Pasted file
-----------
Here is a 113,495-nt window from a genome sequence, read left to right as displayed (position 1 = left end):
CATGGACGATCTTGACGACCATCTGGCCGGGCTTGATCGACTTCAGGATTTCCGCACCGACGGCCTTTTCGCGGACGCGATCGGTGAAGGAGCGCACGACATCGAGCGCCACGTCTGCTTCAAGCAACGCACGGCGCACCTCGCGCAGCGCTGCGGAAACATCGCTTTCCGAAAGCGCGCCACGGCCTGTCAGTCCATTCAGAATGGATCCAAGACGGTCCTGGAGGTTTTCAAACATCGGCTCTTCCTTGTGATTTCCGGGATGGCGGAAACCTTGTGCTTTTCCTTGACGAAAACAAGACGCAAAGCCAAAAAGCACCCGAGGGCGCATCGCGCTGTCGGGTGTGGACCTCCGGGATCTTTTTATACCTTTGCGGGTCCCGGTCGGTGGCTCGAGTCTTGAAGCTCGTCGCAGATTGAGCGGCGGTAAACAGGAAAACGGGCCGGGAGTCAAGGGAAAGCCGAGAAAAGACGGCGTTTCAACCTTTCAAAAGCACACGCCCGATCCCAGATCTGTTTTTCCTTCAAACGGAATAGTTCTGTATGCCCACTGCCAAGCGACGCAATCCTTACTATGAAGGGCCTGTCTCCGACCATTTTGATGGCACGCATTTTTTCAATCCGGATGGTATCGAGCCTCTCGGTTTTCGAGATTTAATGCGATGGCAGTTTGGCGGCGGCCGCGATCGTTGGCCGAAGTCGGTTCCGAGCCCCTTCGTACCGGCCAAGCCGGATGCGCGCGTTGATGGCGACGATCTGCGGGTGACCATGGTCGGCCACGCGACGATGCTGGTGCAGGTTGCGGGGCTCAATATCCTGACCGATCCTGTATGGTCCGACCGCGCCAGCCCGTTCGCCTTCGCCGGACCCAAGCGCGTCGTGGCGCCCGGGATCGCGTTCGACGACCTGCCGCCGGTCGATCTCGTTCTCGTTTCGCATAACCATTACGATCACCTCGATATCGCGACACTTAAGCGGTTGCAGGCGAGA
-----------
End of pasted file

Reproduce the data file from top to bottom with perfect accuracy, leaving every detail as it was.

Here is a 113,495-nt window from a genome sequence, read left to right as displayed (position 1 = left end):
CATGGACGATCTTGACGACCATCTGGCCGGGCTTGATCGACTTCAGGATTTCCGCACCGACGGCCTTTTCGCGGACGCGATCGGTGAAGGAGCGCACGACATCGAGCGCCACGTCTGCTTCAAGCAACGCACGGCGCACCTCGCGCAGCGCTGCGGAAACATCGCTTTCCGAAAGCGCGCCACGGCCTGTCAGTCCATTCAGAATGGATCCAAGACGGTCCTGGAGGTTTTCAAACATCGGCTCTTCCTTGTGATTTCCGGGATGGCGGAAACCTTGTGCTTTTCCTTGACGAAAACAAGACGCAAAGCCAAAAAGCACCCGAGGGCGCATCGCGCTGTCGGGTGTGGACCTCCGGGATCTTTTTATACCTTTGCGGGTCCCGGTCGGTGGCTCGAGTCTTGAAGCTCGTCGCAGATTGAGCGGCGGTAAACAGGAAAACGGGCCGGGAGTCAAGGGAAAGCCGAGAAAAGACGGCGTTTCAACCTTTCAAAAGCACACGCCCGATCCCAGATCTGTTTTTCCTTCAAACGGAATAGTTCTGTATGCCCACTGCCAAGCGACGCAATCCTTACTATGAAGGGCCTGTCTCCGACCATTTTGATGGCACGCATTTTTTCAATCCGGATGGTATCGAGCCTCTCGGTTTTCGAGATTTAATGCGATGGCAGTTTGGCGGCGGCCGCGATCGTTGGCCGAAGTCGGTTCCGAGCCCCTTCGTACCGGCCAAGCCGGATGCGCGCGTTGATGGCGACGATCTGCGGGTGACCATGGTCGGCCACGCGACGATGCTGGTGCAGGTTGCGGGGCTCAATATCCTGACCGATCCTGTATGGTCCGACCGCGCCAGCCCGTTCGCCTTCGCCGGACCCAAGCGCGTCGTGGCGCCCGGGATCGCGTTCGACGACCTGCCGCCGGTCGATCTCGTTCTCGTTTCGCATAACCATTACGATCACCTCGATATCGCGACACTTAAGCGGTTGCAGGCGAGA